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Figure 1: Architecture of the proposed DL framework for the classification lipid tear film patterns. From the input image, the ROI is initially segmented followed by feature extraction and prediction

4.1 Segmentation

The segmentation of ROI in the tearscopic images is accomplished using the graph cut technique [14,15]. The tear film area is effectively segmented out from the remaining anatomical structures present in an image. The segmentation procedure involves the generation of a network flow graph based on the input image. The image is represented as a graph structure with each pixels forming a vertex or node. Each pixel is connected by edges weighted by the affinity or similarity between its two vertices. The algorithm cuts along weak edges, achieving the delineation of objects in the image. The user needs to specify background and foreground seeds to perform the segmentation of the intended ROI. We used the publicly available graph cut implementation in the MATLAB Image Segmenter2 application to segment the ROI present in a given image. Fig. 2 shows few sample images and their corresponding segmented counterpart.

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Figure 2: Sample images obtained from the VARPA datasets and their corresponding ROI images extracted using graph-cut technique. The first and third row corresponds to the raw sample images obtained from V_l1 and V_L datasets, respectively. Similarly, the second and fourth row corresponds to the extracted ROI images using the graph-cut technique. (a, e, i, m) represent Closed Mesh-work, (b, f, j, n) Color Fringe, (c, g, k, o) Open Mesh-work and (d, h, l, p) Wave tear film pattern images

4.2 Feature Extraction

The proposed model utilizes two light weight pre-trained mobile CNNs, MobilenetV2 [13] and EfficientnetB0 [12] for feature extraction. Mobile CNNs are having fewer parameters and are faster than the conventional CNNs. Deployment of networks in mobile devices is possible with light weight CNNs [16]. Both the models accept images of size 224×224×3 as input. MobilenetV2 uses depth-wise separable convolutions as its basic building block. In addition, the network uses linear bottleneck between layers to remove nonlinearities. Shortcut connections are used between the bottlenecks to provide faster training and improve performance.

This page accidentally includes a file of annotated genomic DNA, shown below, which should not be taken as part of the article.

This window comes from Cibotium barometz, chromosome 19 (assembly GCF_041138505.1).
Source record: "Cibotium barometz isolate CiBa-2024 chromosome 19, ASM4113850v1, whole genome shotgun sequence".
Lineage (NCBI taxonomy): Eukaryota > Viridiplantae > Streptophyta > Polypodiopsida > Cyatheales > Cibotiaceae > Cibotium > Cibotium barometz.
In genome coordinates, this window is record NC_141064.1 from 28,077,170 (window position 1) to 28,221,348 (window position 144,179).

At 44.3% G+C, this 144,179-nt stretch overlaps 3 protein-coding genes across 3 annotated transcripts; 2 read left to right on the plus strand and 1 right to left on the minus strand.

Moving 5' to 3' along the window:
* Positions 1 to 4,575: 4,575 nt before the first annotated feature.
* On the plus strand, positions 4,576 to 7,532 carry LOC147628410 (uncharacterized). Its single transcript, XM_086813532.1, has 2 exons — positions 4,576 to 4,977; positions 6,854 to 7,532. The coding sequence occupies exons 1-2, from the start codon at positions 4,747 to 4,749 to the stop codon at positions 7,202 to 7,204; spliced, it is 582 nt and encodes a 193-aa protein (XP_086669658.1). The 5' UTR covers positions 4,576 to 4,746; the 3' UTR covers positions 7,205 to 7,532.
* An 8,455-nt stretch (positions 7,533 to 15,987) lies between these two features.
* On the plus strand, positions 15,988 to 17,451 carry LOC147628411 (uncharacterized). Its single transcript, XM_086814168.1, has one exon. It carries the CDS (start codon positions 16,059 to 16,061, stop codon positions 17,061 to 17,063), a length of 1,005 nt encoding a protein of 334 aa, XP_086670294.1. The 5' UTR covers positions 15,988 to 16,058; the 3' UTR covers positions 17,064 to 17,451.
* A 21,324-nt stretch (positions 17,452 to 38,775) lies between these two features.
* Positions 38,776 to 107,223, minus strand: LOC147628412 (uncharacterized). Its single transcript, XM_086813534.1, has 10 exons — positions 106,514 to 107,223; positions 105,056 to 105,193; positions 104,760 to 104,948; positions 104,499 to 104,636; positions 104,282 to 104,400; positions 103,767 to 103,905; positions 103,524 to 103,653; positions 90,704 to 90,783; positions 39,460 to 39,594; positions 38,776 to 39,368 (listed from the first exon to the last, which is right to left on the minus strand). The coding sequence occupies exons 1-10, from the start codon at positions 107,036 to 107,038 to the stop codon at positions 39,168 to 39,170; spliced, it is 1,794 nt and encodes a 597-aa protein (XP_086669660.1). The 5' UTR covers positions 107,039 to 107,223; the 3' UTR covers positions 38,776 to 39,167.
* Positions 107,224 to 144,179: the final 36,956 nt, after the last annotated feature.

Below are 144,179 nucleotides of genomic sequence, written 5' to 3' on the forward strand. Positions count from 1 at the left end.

EfficientnetB0 developed by Tan et al. [12] has the mobile inverted bottleneck as its main building block. The model used a compound scaling method which balances network width, depth and resolution for better performance. Both the CNNs were pre-trained on Imagenet database [17] which has images belonging to 1000 different classes. 1000 features were extracted from the last fully connected layer of each CNNs. The concatenated feature set consisting of 2000 features is passed to nature inspired marine predator algorithm for feature selection.

4.3 Feature Selection

The selection of relevant features is done using an optimization technique namely, Marine Predator Algorithm (MPA) [18]. Among the marine predators and prey, the predators use the major strategy called the Brownian and Levy random movement in foraging. This technique is adopted in MPA. Similar to most of the metaheuristics, MPA is a population based method, in which the initial solution is uniformly distributed over the search space as the first trial [18]. A set of n members of the prey is selected to be the initial population. The upper and the lower bound in the solution space is calculated using the following equation.